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Weekday mornings on Michigan Radio, Doug Tribou hosts NPR's Morning Edition, the most listened-to news radio program in the country.

John U. Bacon: 2021 Michigan, Michigan State rivalry football game is of "national importance"

Michigan/MSU footba
Michigan Photography
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Michigan and Michigan State play their 114th football game Saturday in East Lansing. Both teams enter the game with a 7-0 record.

Michigan and Michigan State will play their annual football game Saturday at Spartan Stadium in East Lansing. Per tradition, the winner will get to keep the Paul Bunyan trophy for a year, but this time there's much more at stake than custody of America's favorite lumberjack.

Michigan Radio sports commentator John U. Bacon joined Morning Edition host Doug Tribou for a preview of the matchup.

114th Michigan vs. Michigan State football game. Saturday, Oct. 30 at noon in East Lansing.

Doug Tribou: For the first time since 1964, the Spartans and Wolverines are both ranked in the top 10 nationally coming into the game. Michigan is No. 6 overall, Michigan State is No. 8. Historically speaking, what else is unusual about this year's game?

John U. Bacon: Well, that's probably enough right there since I was born in '64 and I'm no longer a kid, so that's how big a deal it is. This year, the game is also two or three weeks later than usual in the season, which makes it much more remarkable that both are undefeated after seven games each. This is a game of tremendous national importance.

DT: A couple of weeks ago, you told me that Michigan State head coach Mel Tucker just needed to keep doing what he's doing and avoid a loss to Indiana. The Spartans did that, but Michigan is MSU's biggest challenge so far this season and vice versa. What does Michigan State have to do well or better to win [on Saturday]?

John U Bacon: Well, back to my boring quote, they have to keep on doing what they're doing, for starters, but they're also going to have to find a way to stop the top running offense in the Big Ten. Hassan Haskins and Blake Corum of Michigan could both break a thousand yards this season, and in the last decade it has been rare for one Michigan tailback to do that, so they've got a heck of a running attack.

Flip side, on the other side of the ball, Michigan State's quarterback Peyton Thorne has had a phenomenal season. He's got to keep doing what's he's doing.

DT: As you've mentioned, Michigan's running game has been its greatest strength on offense. Quarterback Cade McNamara has avoided turnovers, just one interception so far this season, but he threw for just 129 yards last week [against Northwestern] and averaged under five yards per completion. What does U of M coach Jim Harbaugh need from McNamara against the Spartans this weekend?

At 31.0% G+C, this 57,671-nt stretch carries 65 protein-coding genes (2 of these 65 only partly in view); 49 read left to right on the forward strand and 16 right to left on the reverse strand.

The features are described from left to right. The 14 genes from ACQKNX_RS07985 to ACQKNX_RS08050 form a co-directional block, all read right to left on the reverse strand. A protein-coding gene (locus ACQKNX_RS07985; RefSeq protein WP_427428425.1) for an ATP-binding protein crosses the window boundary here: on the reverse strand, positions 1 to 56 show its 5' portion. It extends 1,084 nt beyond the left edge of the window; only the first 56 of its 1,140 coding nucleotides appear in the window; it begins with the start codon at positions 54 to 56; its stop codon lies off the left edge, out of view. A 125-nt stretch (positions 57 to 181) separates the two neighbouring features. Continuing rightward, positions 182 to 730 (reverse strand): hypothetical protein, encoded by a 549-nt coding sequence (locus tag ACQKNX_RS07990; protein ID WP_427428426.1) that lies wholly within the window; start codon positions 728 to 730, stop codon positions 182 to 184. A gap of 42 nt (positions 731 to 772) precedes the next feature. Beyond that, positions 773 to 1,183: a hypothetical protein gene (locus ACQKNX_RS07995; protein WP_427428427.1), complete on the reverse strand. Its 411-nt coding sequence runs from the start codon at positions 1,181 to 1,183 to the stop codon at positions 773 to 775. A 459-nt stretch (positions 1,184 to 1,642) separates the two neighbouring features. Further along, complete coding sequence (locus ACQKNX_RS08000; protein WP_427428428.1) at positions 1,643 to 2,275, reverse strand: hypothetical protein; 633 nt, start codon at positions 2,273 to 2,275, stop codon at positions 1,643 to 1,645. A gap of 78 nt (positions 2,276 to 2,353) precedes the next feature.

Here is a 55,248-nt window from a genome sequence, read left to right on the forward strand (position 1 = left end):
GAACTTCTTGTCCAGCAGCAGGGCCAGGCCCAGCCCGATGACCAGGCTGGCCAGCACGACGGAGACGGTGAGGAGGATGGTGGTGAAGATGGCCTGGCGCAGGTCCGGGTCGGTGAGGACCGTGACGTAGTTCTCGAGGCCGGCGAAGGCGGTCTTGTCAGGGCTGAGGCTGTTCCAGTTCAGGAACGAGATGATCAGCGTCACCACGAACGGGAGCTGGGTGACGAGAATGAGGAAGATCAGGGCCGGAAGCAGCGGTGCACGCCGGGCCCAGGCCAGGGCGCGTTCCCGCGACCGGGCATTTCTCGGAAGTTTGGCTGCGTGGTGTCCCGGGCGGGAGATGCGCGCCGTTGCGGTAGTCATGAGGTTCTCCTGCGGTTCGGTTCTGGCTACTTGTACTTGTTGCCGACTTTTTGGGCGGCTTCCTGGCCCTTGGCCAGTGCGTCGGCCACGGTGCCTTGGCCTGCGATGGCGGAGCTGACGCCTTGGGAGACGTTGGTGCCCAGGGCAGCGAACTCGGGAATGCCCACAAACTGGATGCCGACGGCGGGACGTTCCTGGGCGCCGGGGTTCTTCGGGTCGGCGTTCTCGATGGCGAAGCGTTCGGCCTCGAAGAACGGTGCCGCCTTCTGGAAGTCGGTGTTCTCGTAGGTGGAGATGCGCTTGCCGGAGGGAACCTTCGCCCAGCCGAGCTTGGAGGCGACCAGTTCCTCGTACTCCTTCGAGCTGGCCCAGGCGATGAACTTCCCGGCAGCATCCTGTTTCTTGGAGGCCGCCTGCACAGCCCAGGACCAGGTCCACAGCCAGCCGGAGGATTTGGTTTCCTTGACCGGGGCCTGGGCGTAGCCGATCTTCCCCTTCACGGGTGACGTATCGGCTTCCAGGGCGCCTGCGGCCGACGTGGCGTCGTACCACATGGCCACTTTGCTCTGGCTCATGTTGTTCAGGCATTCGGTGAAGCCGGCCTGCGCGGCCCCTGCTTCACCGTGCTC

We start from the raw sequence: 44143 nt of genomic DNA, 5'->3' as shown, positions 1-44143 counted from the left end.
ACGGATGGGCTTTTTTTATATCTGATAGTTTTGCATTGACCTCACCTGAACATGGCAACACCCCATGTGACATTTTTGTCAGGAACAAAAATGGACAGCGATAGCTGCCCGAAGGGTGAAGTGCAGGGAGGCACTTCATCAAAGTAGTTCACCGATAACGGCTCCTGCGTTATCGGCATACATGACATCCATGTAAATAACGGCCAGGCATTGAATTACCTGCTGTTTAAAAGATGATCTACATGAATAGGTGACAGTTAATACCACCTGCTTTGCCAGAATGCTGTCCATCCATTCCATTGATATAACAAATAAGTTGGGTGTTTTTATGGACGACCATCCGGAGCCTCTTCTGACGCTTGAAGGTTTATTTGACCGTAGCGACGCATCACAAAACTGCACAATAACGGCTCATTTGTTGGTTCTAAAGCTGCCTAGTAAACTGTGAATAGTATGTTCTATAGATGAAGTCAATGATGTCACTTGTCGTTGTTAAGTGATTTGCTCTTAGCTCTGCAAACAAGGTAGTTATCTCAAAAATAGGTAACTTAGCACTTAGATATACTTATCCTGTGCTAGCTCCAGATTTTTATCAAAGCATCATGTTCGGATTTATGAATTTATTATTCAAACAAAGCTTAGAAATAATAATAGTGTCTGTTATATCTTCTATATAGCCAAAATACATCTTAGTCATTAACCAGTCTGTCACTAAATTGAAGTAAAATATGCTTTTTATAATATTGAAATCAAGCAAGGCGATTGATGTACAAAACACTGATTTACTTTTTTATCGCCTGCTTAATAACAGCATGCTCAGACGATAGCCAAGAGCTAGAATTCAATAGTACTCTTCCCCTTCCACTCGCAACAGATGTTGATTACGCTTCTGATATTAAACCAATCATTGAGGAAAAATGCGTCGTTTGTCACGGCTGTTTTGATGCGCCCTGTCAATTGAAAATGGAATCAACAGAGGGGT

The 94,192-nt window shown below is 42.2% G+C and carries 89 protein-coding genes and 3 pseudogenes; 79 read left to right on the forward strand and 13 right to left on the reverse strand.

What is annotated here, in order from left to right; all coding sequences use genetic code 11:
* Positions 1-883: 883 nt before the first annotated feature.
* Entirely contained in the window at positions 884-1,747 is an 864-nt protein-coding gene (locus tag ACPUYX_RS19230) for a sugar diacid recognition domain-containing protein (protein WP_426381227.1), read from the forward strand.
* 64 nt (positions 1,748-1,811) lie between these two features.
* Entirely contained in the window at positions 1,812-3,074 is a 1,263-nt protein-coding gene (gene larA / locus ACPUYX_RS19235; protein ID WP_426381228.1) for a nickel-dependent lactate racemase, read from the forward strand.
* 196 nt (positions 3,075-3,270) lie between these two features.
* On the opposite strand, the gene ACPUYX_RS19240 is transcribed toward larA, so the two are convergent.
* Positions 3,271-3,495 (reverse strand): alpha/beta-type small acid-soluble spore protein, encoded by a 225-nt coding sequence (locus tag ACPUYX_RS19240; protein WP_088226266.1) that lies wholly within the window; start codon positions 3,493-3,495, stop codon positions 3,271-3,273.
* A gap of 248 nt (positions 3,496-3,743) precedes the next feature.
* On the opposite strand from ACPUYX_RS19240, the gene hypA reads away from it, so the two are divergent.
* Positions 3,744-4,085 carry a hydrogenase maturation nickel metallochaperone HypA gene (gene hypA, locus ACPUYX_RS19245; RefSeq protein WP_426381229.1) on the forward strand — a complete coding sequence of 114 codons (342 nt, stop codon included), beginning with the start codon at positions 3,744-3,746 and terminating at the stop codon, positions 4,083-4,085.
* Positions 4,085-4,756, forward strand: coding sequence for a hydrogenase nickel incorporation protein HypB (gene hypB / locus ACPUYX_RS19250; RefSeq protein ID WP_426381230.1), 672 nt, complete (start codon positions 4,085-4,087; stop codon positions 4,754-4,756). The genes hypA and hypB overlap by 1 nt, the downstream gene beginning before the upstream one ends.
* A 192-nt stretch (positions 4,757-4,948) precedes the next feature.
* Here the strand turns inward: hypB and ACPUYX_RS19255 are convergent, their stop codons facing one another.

JUB: You hit on one of the things: no turnovers. This game is too emotional. Swings like that can count for too much and it's probably going to be a very close game. But he also needs to throw the ball downfield or give more time to his backup, J.J. McCarthy, who is both a better runner than McNamara and a better passer, but he's just less reliable.

If it's just McNamara, and the passing threat is not good enough to really release the running game. That makes it too easy for Michigan State, so McNamara is going to have to have his best game of the year, or J.J. McCarthy [will].

This is the first time the Spartans and Wolverines are both entering their rivalry game with a record of 7-0 or better.

DT: Regardless of who wins, there is a good chance that in a few weeks, that team will also need to knock off Ohio State to create a path to a Big Ten East division championship, or a Big Ten Conference championship, or even maybe a College Football Playoff entry. Have Michigan and Michigan State closed the talent gap with the Buckeyes this year?

JUB: They haven't closed it, but they have shrunk it. I think quite a bit, and both teams are playing better than they have in many years, so both teams should be close enough, I think, to pull off an upset if things fall right.

DT: The Detroit News reported this week that game tickets for Tomorrow for Michigan vs. Michigan State in East Lansing on the secondary market were selling for between $230 and $1900. A parking pass went for $775, so I guess that's a sign it's a big game. But beyond all the rankings and the high stakes, what do you love about this rivalry as we head into the 114th meeting of the Spartans and the Wolverines?

JUB: I love this rivalry, despite the prices. I think it might be the best in-state rivalry in the nation. I think it's underrated. They're so close and neither side will admit it. That's what makes it great.

And I was ready for this one. I knew you were going to see something like this, so if you'll let me quote Sigmund Freud, he called it the "narcissism of minor differences," which he described as the phenomenon that it is precisely communities with adjoining territories and related to each other in other ways as well, who are engaged in constant feuds and ridiculing each other, exhibiting extreme sensitivity to just these details of differentiation.

The good Doctor Freud was probably not talking about Big Ten football when he said this more than a hundred years ago, but nobody has ever explained the Michigan-Michigan State rivalry better than that.

Editor's note: Quotes in this story have been edited for length and clarity. You can listen to the full interview near the top of the page.

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